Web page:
Calculating the Total number of States for a microcanonical system

Please note before flagging, I do not need help solving as the math is simple algebra. Where I am lost is understanding what the math means and why/how it is applied.

Problem 2.4 from Reif Fundamentals of Statistical and Thermal Physics:

Consider an isolated system consisting of a large number $N$ of virtually non-interacting localized (not translating) particlesof spin $½$. Each particle has magnetic moment $\mu$ which can point either parallel or antiparallel to an applied magnetic field $H$. The energy of the system is $E=-(n_1 - n_2)\mu H$ where $n_1$ is the number of particles with spin parallel and $n_2$ is the number of particles with spin antiparallel to $H$.

a)Consider the energy range $E \rightarrow E+ \delta E$ where $\delta E$ is very small compared to $E$ but is microscopically large, i.e., $\delta E >> \mu H$. What is the total number of states, $\Omega (E)$, of the system lying in this energy range?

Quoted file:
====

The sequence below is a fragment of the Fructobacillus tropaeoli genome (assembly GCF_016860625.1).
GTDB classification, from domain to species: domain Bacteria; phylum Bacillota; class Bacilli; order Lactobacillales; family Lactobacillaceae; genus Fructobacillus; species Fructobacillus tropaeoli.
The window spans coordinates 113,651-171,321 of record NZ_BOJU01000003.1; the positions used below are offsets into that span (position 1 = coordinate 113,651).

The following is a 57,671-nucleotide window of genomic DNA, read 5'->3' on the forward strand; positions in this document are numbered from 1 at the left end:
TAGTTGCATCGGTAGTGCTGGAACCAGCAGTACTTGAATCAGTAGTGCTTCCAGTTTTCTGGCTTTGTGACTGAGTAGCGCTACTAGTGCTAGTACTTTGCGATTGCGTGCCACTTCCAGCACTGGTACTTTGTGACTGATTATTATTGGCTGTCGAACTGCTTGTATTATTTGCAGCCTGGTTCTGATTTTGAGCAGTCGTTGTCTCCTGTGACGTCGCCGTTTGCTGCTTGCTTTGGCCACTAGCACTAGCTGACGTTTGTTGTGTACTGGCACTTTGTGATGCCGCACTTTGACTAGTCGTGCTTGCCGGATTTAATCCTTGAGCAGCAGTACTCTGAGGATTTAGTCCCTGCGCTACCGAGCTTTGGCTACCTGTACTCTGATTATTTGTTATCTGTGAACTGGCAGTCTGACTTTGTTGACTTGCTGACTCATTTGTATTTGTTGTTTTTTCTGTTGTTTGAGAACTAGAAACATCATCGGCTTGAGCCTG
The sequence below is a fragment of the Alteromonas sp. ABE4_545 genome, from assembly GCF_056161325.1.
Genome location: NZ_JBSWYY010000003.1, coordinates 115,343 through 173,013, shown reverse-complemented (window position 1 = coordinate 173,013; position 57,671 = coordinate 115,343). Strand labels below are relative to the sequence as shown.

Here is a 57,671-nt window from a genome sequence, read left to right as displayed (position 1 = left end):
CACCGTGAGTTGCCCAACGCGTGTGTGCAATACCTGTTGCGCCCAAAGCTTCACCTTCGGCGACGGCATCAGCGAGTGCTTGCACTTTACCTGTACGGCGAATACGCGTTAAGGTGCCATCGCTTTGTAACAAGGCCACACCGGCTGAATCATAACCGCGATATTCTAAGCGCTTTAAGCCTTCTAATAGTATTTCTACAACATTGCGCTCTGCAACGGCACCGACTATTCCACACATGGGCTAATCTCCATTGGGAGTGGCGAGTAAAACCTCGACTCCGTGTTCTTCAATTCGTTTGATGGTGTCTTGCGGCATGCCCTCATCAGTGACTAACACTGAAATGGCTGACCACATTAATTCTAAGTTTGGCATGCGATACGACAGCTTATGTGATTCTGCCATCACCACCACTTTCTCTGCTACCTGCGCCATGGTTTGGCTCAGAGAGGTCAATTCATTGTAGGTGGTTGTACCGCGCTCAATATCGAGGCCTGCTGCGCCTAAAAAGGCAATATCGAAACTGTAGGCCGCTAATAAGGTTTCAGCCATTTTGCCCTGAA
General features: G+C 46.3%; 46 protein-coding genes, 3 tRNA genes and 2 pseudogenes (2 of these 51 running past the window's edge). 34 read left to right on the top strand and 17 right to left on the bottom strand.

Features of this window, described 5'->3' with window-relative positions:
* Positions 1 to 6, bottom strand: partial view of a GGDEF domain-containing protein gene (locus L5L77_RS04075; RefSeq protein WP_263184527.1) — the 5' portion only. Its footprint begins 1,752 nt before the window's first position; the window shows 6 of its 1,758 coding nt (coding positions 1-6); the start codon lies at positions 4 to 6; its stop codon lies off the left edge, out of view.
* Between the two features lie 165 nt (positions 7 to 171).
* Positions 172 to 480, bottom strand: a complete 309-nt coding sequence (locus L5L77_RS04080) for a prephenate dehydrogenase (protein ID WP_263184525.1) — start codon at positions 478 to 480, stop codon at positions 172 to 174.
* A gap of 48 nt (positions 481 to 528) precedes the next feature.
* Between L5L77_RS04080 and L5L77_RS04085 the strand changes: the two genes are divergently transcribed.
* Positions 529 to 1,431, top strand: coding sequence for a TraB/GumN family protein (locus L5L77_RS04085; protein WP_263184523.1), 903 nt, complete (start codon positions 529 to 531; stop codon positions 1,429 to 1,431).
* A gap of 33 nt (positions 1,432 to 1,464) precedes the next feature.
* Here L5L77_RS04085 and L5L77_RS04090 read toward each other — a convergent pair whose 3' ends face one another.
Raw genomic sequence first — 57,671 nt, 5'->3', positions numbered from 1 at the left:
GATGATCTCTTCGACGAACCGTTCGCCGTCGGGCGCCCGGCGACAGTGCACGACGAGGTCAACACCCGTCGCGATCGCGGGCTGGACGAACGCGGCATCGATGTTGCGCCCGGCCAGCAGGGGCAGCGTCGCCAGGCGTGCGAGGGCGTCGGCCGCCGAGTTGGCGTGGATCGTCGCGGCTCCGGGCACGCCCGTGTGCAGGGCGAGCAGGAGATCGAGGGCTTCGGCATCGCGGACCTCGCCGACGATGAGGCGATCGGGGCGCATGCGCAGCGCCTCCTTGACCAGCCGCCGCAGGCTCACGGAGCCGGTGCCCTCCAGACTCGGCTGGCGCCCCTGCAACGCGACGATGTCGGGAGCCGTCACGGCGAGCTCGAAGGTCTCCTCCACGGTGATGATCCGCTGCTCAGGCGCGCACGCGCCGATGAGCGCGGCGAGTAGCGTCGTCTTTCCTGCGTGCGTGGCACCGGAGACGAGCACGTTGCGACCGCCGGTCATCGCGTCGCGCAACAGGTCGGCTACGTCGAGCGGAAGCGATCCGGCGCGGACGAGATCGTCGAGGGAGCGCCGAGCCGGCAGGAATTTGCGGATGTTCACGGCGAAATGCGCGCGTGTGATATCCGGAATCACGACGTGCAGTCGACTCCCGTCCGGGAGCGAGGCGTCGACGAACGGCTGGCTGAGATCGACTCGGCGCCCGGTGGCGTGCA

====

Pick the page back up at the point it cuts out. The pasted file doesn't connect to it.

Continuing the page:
I am given from the book that the total number of states $\Omega (E)=\omega(E) \delta E$ where $\omega (E)=\frac{N!}{n_1 ! n_2 !} = \frac{N!}{n_1 ! (N-n_1)!}$. The density of states, $\omega(E)$, is easy enough to understand and calculate. However, I do not understand what $\delta E$ is, how to calculate it, or why I multiply the density of states by it.

The density of states is defined that way, such that in a continuous distribution (which is valid here because the energy is large), the number of states between $E_1$ and $E_2$ is
$$N = \int_{E_1}^{E_2}dE \ \Omega(E)$$
where $\Omega(E)$ is the number of microstates for energy $E$. In the case of the infinitesimal range $\delta E$, the function varies negligibly over the range, so the (differential) number of states (leaving out mathematical rigor) is simply the DOS multiplied by the range $\delta E$. That's just mathematics. The same goes for charge density in electrostatics, fluid density, etc.